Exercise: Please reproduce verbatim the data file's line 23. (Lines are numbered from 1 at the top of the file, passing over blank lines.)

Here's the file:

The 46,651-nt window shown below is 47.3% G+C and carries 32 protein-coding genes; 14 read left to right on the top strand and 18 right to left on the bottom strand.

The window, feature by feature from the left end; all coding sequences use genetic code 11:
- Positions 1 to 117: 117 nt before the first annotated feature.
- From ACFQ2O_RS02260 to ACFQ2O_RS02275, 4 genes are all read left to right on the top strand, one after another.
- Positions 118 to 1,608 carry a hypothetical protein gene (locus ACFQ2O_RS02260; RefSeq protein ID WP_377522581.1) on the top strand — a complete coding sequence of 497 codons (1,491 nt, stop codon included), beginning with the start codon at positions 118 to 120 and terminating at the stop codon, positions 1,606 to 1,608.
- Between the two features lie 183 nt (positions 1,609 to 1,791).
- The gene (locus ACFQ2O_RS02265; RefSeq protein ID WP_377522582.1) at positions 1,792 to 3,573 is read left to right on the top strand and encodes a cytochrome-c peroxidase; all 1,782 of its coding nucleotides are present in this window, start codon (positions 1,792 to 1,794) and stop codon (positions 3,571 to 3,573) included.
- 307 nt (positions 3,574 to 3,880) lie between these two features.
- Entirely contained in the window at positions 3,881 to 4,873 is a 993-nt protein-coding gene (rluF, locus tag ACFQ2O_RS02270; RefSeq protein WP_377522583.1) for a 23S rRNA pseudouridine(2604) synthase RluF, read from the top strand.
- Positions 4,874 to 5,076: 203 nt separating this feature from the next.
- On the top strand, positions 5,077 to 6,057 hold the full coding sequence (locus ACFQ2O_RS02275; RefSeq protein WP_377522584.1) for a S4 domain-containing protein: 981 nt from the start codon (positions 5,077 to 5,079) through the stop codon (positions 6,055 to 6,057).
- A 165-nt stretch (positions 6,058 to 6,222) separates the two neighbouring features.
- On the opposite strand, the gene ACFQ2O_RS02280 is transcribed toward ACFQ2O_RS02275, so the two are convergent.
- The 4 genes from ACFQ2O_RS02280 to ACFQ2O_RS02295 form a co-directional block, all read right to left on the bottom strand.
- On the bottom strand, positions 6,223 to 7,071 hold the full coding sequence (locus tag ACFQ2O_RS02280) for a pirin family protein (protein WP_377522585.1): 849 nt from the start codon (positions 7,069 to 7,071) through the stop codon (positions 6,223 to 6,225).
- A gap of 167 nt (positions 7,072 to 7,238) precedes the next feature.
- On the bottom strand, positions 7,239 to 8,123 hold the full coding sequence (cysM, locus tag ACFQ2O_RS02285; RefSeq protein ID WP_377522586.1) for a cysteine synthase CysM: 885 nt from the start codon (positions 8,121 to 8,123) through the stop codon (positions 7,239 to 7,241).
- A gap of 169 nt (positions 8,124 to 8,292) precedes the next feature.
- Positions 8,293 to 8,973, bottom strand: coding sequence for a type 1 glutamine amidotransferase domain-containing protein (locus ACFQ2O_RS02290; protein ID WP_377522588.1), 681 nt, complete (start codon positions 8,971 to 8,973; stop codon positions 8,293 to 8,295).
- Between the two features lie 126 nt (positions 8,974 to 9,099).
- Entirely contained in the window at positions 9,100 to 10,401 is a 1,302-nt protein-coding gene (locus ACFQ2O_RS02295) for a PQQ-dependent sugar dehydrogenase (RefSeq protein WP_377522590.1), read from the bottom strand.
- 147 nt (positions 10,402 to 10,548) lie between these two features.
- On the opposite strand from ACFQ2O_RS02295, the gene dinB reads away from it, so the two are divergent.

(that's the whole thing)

- On the opposite strand from ACFQ2O_RS02295, the gene dinB reads away from it, so the two are divergent.